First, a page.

Many a time discolorations in our skin are an indication of forms of sun damage. The single most common discolorations are called “sun spots” for a reason. However, not all instances of hyperpigmentation are the result of sun damage. Some of them are the result of other skin conditions or simply changes within our bodies themselves. The latter one is of particular interest to us in this article. OROGOLD enthusiasts are marked by their devotion to keeping their skin healthy and pristine. This makes it truly frustrating if pigmentation issues develop despite you taking good care of your skin. Spots appearing on your upper face may be no fault of your own and could simply be melasma, a benign skin condition marked by the formation of skin discolorations.
A Brief Overview
Melasma is an interesting skin condition. There are a couple of forms related to diseases, but for the most part, it is a condition predominantly controlled by genetic predisposition. If your mother or grandmothers had darker spots around their faces, then you may have to deal with the problem eventually if you aren’t already. Melasma typically expresses itself in the upper half of the face with light to medium darker toned patches of skin. It can be somewhat distressing to people who express it due to how clearly defined the patches are to the naked eye. This makes some people worry that the patches are overly obvious and detract from their appearance. However, you shouldn’t worry when it comes to melasma. There is nothing truly special about the condition. It is simply a form of hyperpigmentation and can be dealt with like most other forms.
We briefly touched on the fact that genetic predisposition plays into the expression of melasma. This is true, but there are other factors that need consideration as well. Melasma appears to have a relatively strong tie to hormones in women. The common belief is both estrogen and progesterone act on melanin-producing skin cells in the body and cause them to become overstimulated in women predisposed towards melasma. However, it might be triggered simply by the presence of more hormones than expected or fluctuations in them as well. Pregnancy and hormone therapy are linked to the appearance of melasma on the skin. Men aren’t immune to the expression of melasma, but they are less likely to express it. OROGOLD fans that are pregnant or on hormone therapy shouldn’t consider melasma an automatic problem. You may not have the predisposition towards it and will be fine. There is some advice people can follow if they do find melasma marks appearing on their skin though.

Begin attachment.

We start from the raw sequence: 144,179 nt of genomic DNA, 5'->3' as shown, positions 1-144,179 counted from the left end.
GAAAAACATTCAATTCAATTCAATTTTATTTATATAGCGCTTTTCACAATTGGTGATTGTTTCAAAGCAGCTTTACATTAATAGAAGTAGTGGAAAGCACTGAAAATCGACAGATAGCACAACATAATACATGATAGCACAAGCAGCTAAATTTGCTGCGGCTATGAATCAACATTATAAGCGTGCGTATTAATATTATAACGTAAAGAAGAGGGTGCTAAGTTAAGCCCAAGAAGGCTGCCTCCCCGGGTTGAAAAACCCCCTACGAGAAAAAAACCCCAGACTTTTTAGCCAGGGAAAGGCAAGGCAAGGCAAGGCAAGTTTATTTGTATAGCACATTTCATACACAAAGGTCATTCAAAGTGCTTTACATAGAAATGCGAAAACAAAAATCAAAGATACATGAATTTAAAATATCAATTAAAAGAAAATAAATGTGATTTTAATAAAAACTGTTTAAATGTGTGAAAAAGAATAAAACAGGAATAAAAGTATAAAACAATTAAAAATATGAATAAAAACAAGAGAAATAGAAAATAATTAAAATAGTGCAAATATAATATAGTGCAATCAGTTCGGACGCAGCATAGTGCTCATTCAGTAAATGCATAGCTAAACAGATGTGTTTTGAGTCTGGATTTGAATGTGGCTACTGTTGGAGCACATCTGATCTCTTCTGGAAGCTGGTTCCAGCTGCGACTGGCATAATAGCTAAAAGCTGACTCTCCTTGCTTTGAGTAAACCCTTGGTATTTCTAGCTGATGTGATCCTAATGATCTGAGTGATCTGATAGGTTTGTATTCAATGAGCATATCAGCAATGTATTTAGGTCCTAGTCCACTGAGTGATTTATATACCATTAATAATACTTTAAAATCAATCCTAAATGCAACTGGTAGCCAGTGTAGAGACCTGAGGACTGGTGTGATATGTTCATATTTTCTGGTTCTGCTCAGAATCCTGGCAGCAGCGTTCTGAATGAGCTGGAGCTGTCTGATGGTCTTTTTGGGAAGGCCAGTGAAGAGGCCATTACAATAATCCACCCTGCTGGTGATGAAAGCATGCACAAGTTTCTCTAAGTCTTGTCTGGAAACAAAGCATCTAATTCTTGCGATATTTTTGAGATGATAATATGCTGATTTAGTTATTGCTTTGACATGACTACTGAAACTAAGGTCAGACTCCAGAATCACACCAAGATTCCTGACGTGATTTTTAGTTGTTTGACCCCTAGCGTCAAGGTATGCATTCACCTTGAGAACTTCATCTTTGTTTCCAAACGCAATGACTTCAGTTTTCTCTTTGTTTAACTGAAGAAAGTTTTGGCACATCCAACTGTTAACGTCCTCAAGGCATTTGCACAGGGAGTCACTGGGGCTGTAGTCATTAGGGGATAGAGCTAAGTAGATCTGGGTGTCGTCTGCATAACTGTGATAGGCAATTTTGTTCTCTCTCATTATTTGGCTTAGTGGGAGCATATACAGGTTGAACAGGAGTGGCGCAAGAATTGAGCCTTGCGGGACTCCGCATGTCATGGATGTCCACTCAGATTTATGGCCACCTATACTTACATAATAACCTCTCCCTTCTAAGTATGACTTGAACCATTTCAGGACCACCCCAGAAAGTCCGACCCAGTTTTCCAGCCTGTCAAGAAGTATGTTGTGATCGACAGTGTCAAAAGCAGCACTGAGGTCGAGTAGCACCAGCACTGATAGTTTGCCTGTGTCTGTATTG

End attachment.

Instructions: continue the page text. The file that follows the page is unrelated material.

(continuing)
What Can I Do?
As with all forms of hyperpigmentation, brightening products are your friends. The main thing to remember when selecting products to deal with melasma is whether your body will find them agreeable. Remember that melasma tends to most commonly manifest in pregnant women and those taking hormone therapy. Both typically mean your body is in a delicate place and you need to select products carefully. Any brightening product you use should be tested on a small patch of skin to ensure you don’t have an unexpected reaction. Don’t forget that such products also work through cumulative uses and you shouldn’t expect a single use to make even a light mark disappear. Careful, diligent use of brightening products will help fade hyperpigmentation over time.
Melasma is, at best, a skin care annoyance to people with a predisposition to it. It isn’t a deeper symptom of anything wrong with your body. It is just a sign for many women that their skin is a bit more under the sway of hormones than usual. Taking normal skin care steps and maintaining a healthy lifestyle will see you through the problem. OROGOLD fans may want to talk to a dermatologist is the marks are tender or particularly dark though just to be safe though. This will help eliminate any other possibilities for the marks and allow you to focus on using your favorite brightening products to reclaim your skin.